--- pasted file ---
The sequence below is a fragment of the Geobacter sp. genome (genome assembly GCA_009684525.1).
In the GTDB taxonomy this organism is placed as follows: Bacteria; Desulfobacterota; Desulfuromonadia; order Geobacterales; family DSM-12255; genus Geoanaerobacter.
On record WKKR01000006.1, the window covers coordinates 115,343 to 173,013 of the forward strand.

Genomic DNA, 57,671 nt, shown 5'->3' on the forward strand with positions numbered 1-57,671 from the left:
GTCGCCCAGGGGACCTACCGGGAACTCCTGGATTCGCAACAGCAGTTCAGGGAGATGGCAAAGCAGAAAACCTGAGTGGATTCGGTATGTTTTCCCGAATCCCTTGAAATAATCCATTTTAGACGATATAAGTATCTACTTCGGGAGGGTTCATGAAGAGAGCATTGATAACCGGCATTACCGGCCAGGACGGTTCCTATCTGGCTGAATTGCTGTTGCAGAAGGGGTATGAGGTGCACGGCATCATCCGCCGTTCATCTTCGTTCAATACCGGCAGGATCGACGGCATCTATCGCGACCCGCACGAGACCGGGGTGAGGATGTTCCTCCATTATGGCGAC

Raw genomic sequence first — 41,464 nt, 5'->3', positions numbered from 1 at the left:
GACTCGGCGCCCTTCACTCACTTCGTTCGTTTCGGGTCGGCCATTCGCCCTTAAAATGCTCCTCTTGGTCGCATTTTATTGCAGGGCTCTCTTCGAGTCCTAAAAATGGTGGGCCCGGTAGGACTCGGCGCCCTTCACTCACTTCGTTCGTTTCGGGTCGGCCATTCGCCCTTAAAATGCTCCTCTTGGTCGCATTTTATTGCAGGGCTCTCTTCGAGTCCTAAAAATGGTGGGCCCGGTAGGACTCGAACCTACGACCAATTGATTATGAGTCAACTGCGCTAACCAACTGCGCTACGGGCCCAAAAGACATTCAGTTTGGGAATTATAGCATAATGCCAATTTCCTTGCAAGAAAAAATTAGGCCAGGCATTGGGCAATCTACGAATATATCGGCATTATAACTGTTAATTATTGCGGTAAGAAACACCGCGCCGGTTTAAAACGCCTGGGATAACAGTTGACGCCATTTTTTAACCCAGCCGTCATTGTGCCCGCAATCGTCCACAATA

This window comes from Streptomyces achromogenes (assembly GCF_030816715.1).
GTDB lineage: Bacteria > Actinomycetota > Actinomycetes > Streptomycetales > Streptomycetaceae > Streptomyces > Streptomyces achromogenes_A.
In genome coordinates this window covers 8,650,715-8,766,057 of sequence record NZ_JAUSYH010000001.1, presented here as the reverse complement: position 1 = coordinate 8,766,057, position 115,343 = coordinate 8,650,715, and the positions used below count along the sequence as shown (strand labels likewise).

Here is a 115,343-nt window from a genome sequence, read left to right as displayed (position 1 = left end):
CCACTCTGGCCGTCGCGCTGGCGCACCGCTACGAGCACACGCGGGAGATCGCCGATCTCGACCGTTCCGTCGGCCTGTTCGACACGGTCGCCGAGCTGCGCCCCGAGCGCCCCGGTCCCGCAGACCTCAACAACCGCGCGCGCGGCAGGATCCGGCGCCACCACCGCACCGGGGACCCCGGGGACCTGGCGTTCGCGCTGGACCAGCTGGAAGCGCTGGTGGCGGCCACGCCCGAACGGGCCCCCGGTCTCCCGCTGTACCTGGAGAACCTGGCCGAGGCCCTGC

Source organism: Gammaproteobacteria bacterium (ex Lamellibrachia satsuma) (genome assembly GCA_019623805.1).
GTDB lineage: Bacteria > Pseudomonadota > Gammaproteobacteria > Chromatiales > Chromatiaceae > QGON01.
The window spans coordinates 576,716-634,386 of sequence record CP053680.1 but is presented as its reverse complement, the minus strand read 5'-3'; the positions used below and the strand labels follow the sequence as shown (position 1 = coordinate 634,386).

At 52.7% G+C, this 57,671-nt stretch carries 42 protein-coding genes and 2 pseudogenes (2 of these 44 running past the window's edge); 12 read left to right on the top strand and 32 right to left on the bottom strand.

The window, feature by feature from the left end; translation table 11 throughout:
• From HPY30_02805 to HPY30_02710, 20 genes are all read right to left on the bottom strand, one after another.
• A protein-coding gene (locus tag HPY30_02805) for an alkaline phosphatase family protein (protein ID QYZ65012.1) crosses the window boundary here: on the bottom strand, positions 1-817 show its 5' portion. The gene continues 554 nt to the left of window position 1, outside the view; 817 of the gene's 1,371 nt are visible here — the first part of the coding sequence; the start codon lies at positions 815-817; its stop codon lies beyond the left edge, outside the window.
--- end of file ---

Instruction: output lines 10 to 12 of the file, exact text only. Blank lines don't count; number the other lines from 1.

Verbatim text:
In genome coordinates this window covers 8,650,715-8,766,057 of sequence record NZ_JAUSYH010000001.1, presented here as the reverse complement: position 1 = coordinate 8,766,057, position 115,343 = coordinate 8,650,715, and the positions used below count along the sequence as shown (strand labels likewise).

Here is a 115,343-nt window from a genome sequence, read left to right as displayed (position 1 = left end):
CCACTCTGGCCGTCGCGCTGGCGCACCGCTACGAGCACACGCGGGAGATCGCCGATCTCGACCGTTCCGTCGGCCTGTTCGACACGGTCGCCGAGCTGCGCCCCGAGCGCCCCGGTCCCGCAGACCTCAACAACCGCGCGCGCGGCAGGATCCGGCGCCACCACCGCACCGGGGACCCCGGGGACCTGGCGTTCGCGCTGGACCAGCTGGAAGCGCTGGTGGCGGCCACGCCCGAACGGGCCCCCGGTCTCCCGCTGTACCTGGAGAACCTGGCCGAGGCCCTGC